Great career advice

This is an issue of my newsletter focusing on the psychological and technical aspects of the Internet, particularly remote work, online economy, and cognitive load.
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The job market in Tech isn’t what it used to be. Even the biggest tech giants are laying off thousands of employees in preparation for the upcoming market downturn. Those who have coasted in their jobs may have a hard time keeping them, and I think (as always) this is a good time to:

  1. Be good at your job
  2. Make sure people know that.

A few links with good career advice

I gathered a few links to help you with that:

Writing in Public, Inside your company

Brie Wolfson helped shape the writing culture inside Stripe. In this piece, she shares advice on how to keep your colleagues in the loop, superiors well-informed and yourself recognized for your great work. The writing culture at Stripe sounds similar to the company I work for (Automattic), where we put great emphasis on writing things down and distributing them to colleagues as well. Brie writes:

Without meeting notes and documentation, companies become reliant on unreliable verbal accounts, 1:1 updates, and needing to be in the room to get things done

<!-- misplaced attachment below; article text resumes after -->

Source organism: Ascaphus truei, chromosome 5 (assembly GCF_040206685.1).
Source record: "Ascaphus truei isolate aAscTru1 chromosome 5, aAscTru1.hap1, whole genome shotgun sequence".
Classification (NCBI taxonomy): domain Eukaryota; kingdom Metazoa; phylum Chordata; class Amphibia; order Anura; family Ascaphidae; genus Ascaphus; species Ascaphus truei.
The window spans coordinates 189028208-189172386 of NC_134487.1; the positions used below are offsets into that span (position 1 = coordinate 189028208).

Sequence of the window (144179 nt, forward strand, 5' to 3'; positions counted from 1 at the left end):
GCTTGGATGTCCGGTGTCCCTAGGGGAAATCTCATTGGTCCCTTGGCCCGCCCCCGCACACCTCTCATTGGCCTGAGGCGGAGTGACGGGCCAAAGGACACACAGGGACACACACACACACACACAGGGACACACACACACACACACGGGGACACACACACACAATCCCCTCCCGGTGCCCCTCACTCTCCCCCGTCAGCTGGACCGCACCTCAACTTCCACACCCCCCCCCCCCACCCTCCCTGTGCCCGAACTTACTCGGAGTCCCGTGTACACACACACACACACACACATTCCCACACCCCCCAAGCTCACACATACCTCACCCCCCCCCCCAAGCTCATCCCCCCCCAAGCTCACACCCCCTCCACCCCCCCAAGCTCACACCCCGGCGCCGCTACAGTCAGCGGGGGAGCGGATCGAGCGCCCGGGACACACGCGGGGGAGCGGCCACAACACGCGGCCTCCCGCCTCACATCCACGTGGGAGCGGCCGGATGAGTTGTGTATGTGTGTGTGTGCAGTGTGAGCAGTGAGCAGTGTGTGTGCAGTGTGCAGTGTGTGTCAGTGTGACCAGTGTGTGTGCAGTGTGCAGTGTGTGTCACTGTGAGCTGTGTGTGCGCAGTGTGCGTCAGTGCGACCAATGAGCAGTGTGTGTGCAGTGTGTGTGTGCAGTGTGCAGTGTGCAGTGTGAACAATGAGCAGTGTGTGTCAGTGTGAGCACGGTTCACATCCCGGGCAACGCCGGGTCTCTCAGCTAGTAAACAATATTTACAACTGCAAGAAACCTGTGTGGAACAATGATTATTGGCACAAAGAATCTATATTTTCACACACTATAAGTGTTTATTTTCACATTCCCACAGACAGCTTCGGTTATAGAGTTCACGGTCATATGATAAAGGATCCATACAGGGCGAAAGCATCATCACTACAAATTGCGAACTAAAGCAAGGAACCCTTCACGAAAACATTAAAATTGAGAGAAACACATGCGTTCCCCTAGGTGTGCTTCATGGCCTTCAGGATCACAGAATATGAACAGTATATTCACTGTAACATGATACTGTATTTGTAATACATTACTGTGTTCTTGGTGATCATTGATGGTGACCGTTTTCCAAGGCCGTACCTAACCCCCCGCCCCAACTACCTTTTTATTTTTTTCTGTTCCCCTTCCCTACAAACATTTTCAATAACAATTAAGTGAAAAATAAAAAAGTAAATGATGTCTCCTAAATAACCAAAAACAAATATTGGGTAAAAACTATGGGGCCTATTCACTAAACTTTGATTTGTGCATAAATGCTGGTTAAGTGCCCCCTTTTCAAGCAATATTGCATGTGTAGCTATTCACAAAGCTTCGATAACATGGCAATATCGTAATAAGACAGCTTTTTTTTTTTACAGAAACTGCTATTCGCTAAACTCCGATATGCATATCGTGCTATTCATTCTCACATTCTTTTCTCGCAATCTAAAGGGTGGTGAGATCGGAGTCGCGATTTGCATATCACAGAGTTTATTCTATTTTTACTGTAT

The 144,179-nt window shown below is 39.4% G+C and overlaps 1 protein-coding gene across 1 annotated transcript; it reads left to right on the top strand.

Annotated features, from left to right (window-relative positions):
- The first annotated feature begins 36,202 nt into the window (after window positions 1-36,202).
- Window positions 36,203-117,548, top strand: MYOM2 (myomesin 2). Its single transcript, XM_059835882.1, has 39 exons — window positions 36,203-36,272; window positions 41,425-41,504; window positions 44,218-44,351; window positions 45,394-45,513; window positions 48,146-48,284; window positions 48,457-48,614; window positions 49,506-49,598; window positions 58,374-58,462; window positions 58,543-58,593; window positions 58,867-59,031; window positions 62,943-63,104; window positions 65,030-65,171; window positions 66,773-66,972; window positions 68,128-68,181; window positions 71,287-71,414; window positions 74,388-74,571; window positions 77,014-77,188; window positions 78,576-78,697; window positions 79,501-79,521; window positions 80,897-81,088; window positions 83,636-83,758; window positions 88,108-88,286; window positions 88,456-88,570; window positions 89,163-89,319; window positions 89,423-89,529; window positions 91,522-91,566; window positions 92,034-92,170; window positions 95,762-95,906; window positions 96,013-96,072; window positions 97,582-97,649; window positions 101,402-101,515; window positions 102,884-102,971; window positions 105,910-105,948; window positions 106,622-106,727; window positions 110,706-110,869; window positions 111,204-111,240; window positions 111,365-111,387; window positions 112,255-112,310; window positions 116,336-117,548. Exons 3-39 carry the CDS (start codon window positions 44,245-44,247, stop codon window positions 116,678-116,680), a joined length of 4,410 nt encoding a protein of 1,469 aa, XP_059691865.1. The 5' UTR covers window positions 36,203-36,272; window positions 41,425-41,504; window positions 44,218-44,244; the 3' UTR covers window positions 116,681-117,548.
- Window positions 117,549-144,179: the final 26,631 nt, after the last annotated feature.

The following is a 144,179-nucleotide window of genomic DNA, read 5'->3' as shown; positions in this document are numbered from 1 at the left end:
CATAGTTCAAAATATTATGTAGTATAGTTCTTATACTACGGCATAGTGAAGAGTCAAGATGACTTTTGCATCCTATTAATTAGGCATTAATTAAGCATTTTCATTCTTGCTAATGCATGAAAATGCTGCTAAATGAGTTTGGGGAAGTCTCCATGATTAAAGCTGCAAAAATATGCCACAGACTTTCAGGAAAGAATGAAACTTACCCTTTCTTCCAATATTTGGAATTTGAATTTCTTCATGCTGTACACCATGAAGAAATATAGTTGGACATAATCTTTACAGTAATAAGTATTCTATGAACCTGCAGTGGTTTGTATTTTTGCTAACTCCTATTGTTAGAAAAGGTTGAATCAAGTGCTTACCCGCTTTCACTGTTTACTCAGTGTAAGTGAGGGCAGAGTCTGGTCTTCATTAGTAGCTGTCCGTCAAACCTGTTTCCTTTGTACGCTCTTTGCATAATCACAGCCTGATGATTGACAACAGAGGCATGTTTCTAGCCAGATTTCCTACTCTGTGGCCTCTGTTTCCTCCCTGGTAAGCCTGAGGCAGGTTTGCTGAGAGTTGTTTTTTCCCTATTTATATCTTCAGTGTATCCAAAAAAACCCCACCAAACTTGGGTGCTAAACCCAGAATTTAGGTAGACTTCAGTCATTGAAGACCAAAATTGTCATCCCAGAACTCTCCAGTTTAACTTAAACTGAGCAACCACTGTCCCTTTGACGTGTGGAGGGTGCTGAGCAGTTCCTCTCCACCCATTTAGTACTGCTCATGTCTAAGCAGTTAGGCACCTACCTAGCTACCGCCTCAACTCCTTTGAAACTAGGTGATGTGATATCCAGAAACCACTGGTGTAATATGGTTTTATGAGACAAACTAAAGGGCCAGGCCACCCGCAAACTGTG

She outlines 2 broader categories of documents you should be producing:

  • Paper trails (Decision Logs, Meeting notes, FAQs), designed to be searched later,
  • Curations,

While paper trails are about accurately reflecting the state of some area, curations are more creative – they let you connect a few seemingly disparate pieces of information into a strategic recommendation. if you make them a joy to read, you will garner a bit of a reputation, or even some impact, which I can attest to.

One memo I wrote in 2018 garnered the attention of the CEO and resulted in me leading the introduction of Creator Economy offering to WordPress.com and later Tumblr.

In her piece, Brie also advises keeping some other documents up-to-date and handy for when that performance review comes around: